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Food plays a vital part in defining both our own national identity and how we perceive others.

There are many factors that we can call upon to help us define a nation's character – its geography, industry, the art it produces and owns, the sports it excels at, the films that its national cinema gives to the world, its politics, its climate, its famous sons and daughters – even its sense of humour. There is however one aspect that has a profound effect on how we perceive a country – its food. Understanding what a country produces and chooses to eat allows us to develop an immediate connection, even if we've never visited the country in question. We might not be able to name Thailand's best selling author or prime minister but many of us can list a number of Thai dishes, their main ingredients and key spices.

This deep connection to our tastebuds can shape our perceptions of a country we've never visited, often skewing our view. As Brits, our perception of Russia is biased by thoughts of matriarchs cooking up barely palatable borscht and heavy root vegetable stews; a paradigm we believe probably applies to the rest of the former Soviet block. This is undoubtedly a hangover of the Cold War - what subtler propaganda to spread than to tell us that the food under communism is bland and scant in variety whilst we in the West were starting to enjoy the fruits of the post-war consumer boom?

The link becomes more tangible for countries we've visited. There's a simple reason – the food we eat has the power to touch us at a deep, sensorial level. If we've eaten and enjoyed the best bouillabaisse of our life in Marseille, every other vaguely authentic seafood stew we taste will automatically transfer part of our brain back to the Cote d'Azur.

We might recall Paris each time we see a reproduction of the Mona Lisa, but for the vast majority of us there won't be that same pure sensory connection as that which is unlocked by our sense of taste. It enables an innate sense of what a country 'feels like' to be carried in our collective memory, permeating far beyond its borders.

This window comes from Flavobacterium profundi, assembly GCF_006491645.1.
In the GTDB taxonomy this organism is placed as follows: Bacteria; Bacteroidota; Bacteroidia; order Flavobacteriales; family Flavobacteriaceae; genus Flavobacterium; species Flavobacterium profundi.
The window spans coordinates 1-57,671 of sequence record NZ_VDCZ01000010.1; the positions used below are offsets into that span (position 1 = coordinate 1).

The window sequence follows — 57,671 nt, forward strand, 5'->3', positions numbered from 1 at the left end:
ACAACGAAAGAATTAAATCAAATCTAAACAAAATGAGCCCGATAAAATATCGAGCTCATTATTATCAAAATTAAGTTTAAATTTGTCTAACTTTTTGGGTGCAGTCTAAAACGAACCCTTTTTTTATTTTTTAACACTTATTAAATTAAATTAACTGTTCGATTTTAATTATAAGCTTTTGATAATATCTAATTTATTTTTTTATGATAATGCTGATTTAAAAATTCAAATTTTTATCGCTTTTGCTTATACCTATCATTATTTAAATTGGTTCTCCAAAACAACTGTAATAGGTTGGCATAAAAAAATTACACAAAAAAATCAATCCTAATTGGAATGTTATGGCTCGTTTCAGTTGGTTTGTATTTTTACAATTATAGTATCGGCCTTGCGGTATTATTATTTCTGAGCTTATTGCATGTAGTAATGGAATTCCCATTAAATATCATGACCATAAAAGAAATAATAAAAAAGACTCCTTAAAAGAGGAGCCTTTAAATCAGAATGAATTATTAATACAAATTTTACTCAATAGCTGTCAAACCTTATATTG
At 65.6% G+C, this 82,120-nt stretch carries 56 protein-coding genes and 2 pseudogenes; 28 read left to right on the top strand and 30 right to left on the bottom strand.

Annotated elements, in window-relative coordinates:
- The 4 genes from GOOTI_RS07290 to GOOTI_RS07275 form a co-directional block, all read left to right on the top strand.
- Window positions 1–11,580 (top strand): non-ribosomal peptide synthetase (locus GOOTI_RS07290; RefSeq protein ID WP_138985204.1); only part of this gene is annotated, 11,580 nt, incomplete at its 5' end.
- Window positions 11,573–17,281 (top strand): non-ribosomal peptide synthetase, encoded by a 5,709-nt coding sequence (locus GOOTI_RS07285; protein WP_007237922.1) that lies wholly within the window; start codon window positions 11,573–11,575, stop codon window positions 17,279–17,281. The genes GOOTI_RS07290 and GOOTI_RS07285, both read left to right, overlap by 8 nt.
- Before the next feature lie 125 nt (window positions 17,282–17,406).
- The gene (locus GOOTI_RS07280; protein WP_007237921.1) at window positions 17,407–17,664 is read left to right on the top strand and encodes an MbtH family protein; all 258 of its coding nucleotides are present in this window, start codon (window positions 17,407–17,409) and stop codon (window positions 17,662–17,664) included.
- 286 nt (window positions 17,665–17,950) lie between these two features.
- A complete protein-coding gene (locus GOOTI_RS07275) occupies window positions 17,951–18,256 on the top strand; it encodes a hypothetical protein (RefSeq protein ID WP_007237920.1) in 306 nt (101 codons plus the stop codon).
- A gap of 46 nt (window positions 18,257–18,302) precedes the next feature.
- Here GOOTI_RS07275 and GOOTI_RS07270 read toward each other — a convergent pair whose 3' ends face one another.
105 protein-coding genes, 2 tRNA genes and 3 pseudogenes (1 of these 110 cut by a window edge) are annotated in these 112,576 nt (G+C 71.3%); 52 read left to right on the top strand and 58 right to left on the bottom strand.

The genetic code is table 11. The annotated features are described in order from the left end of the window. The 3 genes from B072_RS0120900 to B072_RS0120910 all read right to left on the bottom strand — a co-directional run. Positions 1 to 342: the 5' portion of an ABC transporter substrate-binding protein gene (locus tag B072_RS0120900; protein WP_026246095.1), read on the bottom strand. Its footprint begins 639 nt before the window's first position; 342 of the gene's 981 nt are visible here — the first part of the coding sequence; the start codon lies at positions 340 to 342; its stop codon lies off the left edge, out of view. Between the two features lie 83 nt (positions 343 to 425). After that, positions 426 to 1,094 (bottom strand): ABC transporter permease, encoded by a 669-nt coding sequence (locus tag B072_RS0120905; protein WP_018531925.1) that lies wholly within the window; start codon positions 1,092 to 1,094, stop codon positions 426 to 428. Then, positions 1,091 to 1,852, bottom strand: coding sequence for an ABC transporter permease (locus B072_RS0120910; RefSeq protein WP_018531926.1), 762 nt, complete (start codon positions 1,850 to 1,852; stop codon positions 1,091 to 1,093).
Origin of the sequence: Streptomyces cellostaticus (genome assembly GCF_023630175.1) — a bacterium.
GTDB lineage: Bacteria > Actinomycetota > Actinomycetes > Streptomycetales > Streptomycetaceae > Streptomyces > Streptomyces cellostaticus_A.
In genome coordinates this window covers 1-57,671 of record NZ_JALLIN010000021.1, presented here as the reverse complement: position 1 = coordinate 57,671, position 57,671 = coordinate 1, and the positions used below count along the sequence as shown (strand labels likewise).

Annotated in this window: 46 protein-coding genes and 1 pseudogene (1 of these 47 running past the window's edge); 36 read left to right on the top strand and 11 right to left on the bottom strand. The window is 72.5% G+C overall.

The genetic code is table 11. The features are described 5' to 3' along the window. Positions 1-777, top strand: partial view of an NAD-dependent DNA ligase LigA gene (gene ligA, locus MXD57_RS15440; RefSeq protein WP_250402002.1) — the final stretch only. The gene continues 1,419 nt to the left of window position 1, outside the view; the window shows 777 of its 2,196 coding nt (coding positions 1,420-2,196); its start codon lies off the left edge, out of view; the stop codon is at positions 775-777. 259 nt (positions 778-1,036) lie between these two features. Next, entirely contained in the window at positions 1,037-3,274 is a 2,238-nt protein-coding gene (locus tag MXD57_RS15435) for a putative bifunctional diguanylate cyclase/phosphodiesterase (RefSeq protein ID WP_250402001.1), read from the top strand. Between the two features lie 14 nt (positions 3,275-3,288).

When we associate positively with a cuisine it's a remarkably strong ambassador for the country in question. Take Italy; many elements act as shorthand for la dolce vita – fashion for example – yet its cuisine has probably done the most to carry an innate sense of 'Italianness' to the world. It's food that has the power to conjure many positive words to mind; simple, honest, healthy, traditional, rustic.

We might not be able to name Thailand's best selling author or prime minister but many of us can list a number of Thai dishes.

On a basic level, defining a country's traits as expressed by its cuisine provides a lazy way to pigeonhole an entire nation.

It's no coincidence that in these days of over-processed fast food, words such as these resonate deeply with us. Anecdotal evidence suggests that Italians themselves see their food as the most important part of their cultural make-up. Ironically, Italian food as we understand it today is defined by ingredients that only arrived during the Age of Exploration, with the discovery of tomatoes, potatoes and pasta.

Italian food demonstrates the positive power of association. On a basic level, defining a country's traits as expressed by its cuisine provides a lazy way to pigeonhole an entire nation. In British eyes the Germans became Krauts and the French, Frogs (although we called the Dutch 'Frogs' long before the French). We in turn became Les Rosbifs. This over-simplified approach has more to do with a narrow world-view than grand food criticism.

Like many clichés there is often a grain of truth – defining our neighbours this way is a shorthand of how we view their entire national character. However it does lead us to question whether a national cuisine is a response to a broader national character or simply an aspect in defining that character. Is French cuisine a culinary expression of Frenchness, or is it simply another aspect that makes up our idea of what it is to be French? Is it nature or nurture?